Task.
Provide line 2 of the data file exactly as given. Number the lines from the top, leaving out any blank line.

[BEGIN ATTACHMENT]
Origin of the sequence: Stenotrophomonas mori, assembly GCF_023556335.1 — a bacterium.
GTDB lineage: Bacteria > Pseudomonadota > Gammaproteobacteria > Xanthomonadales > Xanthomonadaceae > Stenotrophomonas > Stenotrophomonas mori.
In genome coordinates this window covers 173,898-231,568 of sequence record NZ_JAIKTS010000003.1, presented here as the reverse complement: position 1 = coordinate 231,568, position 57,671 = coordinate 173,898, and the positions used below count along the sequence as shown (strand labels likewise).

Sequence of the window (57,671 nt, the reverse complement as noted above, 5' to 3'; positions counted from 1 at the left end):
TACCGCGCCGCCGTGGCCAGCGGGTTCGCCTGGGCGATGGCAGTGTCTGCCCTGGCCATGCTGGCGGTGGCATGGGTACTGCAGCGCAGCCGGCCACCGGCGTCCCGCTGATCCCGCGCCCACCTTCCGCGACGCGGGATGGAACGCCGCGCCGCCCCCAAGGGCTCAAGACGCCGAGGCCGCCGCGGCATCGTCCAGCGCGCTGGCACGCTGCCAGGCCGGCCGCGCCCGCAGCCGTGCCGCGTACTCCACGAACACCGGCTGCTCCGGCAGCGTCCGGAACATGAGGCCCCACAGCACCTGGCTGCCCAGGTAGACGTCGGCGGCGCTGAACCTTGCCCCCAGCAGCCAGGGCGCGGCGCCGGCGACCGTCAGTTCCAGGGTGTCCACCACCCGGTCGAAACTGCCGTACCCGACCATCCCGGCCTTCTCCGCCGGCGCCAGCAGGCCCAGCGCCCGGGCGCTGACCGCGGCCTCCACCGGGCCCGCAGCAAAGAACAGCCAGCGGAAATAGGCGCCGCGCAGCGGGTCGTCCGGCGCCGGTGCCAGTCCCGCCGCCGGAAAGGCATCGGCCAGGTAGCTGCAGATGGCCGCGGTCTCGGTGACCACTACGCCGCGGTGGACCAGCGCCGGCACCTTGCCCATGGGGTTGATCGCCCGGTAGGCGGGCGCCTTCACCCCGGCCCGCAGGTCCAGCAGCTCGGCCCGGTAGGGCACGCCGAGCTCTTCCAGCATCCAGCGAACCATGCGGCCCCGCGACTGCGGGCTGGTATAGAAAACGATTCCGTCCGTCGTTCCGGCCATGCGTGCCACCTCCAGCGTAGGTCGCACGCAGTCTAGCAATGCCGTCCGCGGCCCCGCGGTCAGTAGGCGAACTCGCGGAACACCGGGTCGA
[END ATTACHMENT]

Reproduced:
GTDB lineage: Bacteria > Pseudomonadota > Gammaproteobacteria > Xanthomonadales > Xanthomonadaceae > Stenotrophomonas > Stenotrophomonas mori.